The Moorish general Othello is manipulated into thinking that his new wife Desdemona has been carrying on an affair with his lieutenant Michael Cassio when in reality it is all part of the scheme of a bitter ensign named Iago.
A happy little potter is approached by a huge hand which wants him to sculpt its statue. The potter refuses, wanting nothing more than to be left alone with his only friend, a potted plant.... See full summary »
Three stories of murder and the supernatural. In the first, a museum worker is introduced to a world behind the pictures he sees every day. Second, when two lifelong friends fall in love ... See full summary »
A valet enters a hotel room with a man in tow. The windowless room has a single entrance and no mirrors. Two women are then led in; afterwards, the Valet leaves and locks the door. ... See full summary »
Glasgow, summer, 1973. Dustmen are striking; bags of garbage add to the blight of council flats and a fetid canal. Ryan, who's about 12, drowns during a play fight with his neighbor, the ... See full summary »
What made Welles such a pivotal figure in the pantheon of the all time great filmmakers was not his pioneering of new techniques but combining different techniques still in their infancy in a pioneering way. That's what made CITIZEN KANE such an instant classic ahead of its time and that's what makes this 30 minute made-for-TV short endlessly watchable. The plot remains entertaining and has a twist that is not wholly unpredictable 50 years later but its the Wellesian bravura that makes the short so remarkable.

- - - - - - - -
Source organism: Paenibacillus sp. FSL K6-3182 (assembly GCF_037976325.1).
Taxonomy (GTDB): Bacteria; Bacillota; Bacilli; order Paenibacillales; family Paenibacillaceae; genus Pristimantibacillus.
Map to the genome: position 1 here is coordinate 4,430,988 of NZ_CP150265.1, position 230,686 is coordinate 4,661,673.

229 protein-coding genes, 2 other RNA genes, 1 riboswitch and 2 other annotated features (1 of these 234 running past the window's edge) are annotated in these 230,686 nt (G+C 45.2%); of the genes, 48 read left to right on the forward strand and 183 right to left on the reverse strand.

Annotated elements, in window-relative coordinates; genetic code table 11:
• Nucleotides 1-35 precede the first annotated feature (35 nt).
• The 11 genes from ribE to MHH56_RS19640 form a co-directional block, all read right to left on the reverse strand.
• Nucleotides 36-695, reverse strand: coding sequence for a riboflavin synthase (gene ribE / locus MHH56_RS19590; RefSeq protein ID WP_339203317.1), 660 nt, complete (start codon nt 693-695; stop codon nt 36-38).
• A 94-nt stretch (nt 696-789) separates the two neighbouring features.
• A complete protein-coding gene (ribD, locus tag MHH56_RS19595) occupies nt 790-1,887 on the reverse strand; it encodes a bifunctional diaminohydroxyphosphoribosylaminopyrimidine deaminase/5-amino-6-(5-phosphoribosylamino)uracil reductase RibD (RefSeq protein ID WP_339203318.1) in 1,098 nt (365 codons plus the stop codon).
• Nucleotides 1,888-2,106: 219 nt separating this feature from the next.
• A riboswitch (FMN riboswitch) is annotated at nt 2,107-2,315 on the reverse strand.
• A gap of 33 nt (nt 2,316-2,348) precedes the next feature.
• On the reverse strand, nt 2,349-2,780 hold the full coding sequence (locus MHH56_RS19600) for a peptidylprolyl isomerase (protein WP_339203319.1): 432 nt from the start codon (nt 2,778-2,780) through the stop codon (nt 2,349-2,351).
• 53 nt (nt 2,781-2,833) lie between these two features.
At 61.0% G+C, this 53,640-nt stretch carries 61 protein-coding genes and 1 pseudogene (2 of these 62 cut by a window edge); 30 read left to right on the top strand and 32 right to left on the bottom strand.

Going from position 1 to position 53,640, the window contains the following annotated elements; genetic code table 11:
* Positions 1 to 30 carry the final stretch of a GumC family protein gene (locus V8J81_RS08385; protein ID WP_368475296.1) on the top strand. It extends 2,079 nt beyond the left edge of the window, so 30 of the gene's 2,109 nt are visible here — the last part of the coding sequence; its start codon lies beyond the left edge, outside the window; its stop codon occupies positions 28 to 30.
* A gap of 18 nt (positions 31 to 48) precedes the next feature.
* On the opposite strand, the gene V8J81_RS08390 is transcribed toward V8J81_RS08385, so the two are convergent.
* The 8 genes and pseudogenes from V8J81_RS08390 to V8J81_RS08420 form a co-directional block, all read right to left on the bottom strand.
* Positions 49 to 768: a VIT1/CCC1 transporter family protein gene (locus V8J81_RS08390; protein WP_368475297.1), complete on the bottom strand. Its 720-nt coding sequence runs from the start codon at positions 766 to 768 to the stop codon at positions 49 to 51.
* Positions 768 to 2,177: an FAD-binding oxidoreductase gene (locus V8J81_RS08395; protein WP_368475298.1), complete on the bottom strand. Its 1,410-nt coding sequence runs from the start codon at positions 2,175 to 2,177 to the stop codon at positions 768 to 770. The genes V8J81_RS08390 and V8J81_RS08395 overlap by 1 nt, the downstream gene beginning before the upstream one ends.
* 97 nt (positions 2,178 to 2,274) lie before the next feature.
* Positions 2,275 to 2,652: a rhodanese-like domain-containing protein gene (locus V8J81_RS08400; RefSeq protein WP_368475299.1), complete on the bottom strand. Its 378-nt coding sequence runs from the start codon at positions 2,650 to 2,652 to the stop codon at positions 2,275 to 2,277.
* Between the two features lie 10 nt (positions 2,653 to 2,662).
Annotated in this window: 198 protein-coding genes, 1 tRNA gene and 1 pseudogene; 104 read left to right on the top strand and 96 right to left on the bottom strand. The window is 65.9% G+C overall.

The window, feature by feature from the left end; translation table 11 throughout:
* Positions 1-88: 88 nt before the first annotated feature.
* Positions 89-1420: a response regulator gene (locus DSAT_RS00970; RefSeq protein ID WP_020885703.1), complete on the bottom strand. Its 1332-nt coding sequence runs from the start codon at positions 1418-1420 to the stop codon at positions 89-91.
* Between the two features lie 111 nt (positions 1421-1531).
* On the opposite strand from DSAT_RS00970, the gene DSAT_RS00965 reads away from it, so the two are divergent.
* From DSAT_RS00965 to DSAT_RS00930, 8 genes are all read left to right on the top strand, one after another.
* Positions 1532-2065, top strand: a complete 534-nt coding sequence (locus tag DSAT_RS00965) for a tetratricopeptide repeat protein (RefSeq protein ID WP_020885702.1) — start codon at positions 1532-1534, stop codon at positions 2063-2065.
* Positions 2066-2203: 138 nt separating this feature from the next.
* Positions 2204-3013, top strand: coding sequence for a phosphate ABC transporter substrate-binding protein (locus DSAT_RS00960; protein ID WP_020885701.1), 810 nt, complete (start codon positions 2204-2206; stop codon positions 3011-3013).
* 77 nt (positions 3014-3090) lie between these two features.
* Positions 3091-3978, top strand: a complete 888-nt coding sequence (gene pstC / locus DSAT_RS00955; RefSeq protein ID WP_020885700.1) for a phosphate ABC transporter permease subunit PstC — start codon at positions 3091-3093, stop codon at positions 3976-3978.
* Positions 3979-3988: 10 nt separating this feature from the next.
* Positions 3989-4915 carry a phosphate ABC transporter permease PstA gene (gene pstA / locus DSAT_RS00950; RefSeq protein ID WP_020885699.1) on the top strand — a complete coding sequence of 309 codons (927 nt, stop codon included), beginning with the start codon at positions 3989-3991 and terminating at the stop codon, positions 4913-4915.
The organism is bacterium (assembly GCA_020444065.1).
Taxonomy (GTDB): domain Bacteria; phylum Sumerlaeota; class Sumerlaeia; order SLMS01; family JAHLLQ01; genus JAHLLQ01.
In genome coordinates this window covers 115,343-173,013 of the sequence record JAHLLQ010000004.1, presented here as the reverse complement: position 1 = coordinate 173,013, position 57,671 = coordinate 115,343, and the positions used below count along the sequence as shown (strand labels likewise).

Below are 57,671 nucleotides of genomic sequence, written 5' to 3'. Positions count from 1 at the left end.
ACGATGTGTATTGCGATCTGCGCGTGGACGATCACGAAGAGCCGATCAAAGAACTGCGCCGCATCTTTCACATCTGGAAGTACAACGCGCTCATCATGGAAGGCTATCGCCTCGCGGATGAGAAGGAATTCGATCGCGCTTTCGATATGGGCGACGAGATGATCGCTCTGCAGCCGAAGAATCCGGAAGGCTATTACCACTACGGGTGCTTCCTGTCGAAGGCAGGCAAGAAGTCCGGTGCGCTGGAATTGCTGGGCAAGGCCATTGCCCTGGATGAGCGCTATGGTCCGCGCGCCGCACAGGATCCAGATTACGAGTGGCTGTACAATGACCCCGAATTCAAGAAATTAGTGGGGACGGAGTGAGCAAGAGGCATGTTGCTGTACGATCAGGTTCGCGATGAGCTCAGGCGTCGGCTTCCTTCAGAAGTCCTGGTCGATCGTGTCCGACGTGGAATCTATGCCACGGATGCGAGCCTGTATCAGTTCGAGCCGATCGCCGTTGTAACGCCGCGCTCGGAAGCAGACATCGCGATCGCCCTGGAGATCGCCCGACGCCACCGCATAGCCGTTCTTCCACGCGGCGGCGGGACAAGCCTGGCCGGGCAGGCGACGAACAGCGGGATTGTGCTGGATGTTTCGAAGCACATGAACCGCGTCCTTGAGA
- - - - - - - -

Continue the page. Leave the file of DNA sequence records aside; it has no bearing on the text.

Welles, one year after the box office failure but stylistic tour-de-force of TOUCH OF EVIL, combines stills, back projection, on-camera narration provided by himself and some very expressionistic lighting that hides and reveals characters as if they're summoned on stage, and nothing seems forced, silly, or primitive. Welles once more treads new, personal, ground at the same time he perfects it. While, due to the nature of the project, it will never be regarded highly among his other works, The Fountain of Youth is still a must-see for the Welles aficionado.
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